/ javascript

There Is No State

A recent article by Alberto Gimeno suggests the reason modern JavaScript frameworks exists is the difficuly to keep state in sync with the UI. I hope to convince you that difficulty is fake: it's only hard if you think like a framework developer. Their advantage lies elsewhere.

Coding Like a jQuery Developer

Alberto's main argument is displayed using a code snippet that is meant to show why keeping the state in sync with the UI is hard:

See the Pen vRZLrq by Alberto Gimeno (@gimenete) on CodePen.

But already this code does not reflect how we wrote code before there were frameworks. Nobody kept state in an external object, nor used classes to build user interfaces.

A more typical implementation of the same program would look something like this:

See the Pen EEpxKK by Ynon Perek (@ynonp) on CodePen.

It's less than half the size of the original program and does almost the same thing. It also doesn't use classes just simple jQuery.

One important difference is that I dropped the concept of "state". Application state is now implicit in the DOM and all JavaScript code does is to modify the DOM in response to user events.

The difference is best shown in the method updateHelp that is typical to modern framework developers:

  // utility method
  updateHelp() {
    if (this.state.length > 0) {
      this.help.classList.add('hidden')
    } else {
      this.help.classList.remove('hidden')
    }
  }

To a jQuery developer this method is pointless: You either deleted the last item so you'll want to show the help text; or you created the first item so you'll want to hide that text. Checking the state and "rendering" it are modern concepts.

Negligible Differences

There are some negligible differences between the two programs that are easily fixed if needed, but we should still be aware of.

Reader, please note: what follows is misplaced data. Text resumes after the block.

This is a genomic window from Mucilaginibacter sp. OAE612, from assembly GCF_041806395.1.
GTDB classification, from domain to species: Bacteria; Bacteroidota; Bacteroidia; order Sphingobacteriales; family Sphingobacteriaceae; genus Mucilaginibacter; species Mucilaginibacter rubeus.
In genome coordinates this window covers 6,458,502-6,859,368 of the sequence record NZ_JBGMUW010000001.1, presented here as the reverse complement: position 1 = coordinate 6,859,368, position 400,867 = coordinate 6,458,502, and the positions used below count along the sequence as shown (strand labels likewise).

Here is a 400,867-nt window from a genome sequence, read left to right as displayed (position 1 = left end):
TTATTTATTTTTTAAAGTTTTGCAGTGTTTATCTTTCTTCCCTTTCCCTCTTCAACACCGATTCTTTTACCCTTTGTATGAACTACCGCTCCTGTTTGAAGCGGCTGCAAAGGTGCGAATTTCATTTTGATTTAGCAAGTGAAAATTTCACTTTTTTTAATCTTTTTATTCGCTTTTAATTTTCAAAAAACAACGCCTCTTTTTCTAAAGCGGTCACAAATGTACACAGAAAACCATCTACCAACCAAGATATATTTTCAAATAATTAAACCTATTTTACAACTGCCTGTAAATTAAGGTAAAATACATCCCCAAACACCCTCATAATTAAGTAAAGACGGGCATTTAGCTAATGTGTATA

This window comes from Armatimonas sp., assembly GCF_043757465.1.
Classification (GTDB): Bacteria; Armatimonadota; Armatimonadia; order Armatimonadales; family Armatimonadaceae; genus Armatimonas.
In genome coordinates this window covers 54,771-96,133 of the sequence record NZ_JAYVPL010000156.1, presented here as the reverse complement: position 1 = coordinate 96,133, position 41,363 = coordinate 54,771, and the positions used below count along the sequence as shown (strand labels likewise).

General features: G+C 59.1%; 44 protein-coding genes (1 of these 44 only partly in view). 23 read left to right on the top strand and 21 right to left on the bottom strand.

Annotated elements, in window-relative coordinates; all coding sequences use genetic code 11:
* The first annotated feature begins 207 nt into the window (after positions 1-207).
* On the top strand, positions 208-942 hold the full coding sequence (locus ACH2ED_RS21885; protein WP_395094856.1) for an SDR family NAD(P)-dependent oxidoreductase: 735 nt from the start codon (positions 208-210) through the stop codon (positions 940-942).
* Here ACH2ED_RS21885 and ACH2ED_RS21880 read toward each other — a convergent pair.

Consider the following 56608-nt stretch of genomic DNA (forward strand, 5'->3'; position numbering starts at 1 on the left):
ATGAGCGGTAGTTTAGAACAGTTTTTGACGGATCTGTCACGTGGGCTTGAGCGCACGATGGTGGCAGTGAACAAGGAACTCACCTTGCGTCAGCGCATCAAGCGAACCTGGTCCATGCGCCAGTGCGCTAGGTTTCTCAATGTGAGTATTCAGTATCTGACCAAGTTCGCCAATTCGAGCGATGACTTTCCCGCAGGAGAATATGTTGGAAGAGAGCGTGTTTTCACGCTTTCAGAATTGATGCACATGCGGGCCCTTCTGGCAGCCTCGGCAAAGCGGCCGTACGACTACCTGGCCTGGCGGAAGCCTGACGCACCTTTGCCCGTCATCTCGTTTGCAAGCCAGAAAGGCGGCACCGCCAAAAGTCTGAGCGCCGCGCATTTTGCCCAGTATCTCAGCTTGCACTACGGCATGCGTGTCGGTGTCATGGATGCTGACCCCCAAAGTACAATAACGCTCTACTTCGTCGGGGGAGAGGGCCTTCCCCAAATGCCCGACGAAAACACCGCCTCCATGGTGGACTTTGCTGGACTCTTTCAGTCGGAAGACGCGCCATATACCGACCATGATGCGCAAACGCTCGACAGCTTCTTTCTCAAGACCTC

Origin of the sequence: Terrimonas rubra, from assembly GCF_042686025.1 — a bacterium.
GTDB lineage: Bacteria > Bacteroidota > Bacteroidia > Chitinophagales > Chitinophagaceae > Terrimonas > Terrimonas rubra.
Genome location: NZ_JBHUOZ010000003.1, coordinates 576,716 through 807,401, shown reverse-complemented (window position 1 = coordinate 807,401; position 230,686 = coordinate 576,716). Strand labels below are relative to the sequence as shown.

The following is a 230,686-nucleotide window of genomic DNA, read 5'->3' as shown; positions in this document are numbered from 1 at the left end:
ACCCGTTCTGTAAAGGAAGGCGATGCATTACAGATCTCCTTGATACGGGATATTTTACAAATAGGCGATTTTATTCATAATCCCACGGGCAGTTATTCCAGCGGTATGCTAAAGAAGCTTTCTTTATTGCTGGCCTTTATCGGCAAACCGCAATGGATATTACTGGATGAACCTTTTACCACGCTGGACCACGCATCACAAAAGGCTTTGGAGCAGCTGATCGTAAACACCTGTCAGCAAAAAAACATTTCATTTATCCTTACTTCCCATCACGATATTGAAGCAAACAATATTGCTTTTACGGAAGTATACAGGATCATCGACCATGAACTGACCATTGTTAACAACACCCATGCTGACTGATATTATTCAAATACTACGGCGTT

The first is an optimisation in the original program caching all UI related objects. In my experience with old jQuery code many programs didn't use that practice. I started seeing it around the time mobile web became an thing (around 2012) because mobile devices are slow. For many applications today's browsers and hardware is fast enough not to worry about caching. Clearly as programs grow larger it's a good idea to use getter methods, object oriented style and caching to improve readability and performance.

A second difference is the assignment of a timestamp to items and saving it externally (in state). jQuery provides a $.data function to keep data related to DOM nodes, and modern browsers provide the dataset API to keep data inside DOM nodes. To keep an ID inside items a jQuery developer may use:

$('li:last-child').data('id', String(Date.now()));

Important Differences

There is still one very important difference I chose to ignore throughout this post, and that is the scope.

In the jQuery version most of the selectors are global. This is a property of a lot of jQuery code I reviewed (and wrote) during my work. Global selectors become confusing as your program grows. They lead to long methods and code that's hard to understand.

Most of all global selectors stand in our way when we want to create sharable components for large applications.

jQuery developers worked around that limitation by writing jQuery Plugins. Unfortunately jQuery had no mechanism to keep the plugins scoped and so the more jQuery plugins you used, the higher your chances were to add memory leaks or other weird bugs to the application.

Modern frameworks' main concern is building a component based architecture. The goal is to write and test each component separately and then have all of them play nicely in the larger application.

State management is just a part of that story, a part not all frameworks agree on. Yes, saving a component state in JavaScript may help in testing and development. Yes, it may yield better performance in some situations. But it's not the deep important reason modern frameworks exist. An interesting framework in this respect is the recent StimulusJS which provides component based architecture but saves all state in the DOM.

And yes saving the component state in an external object sure helps when you have several components that need to show the same data, as it happens in large scale modern JavaScript applications. But it's not the only way.

Keeping the UI in sync with the state is hard only if the state is managed as an external object that one always needs to "render" into the UI. The thing is, that's not how we wrote code in the old days before the frameworks.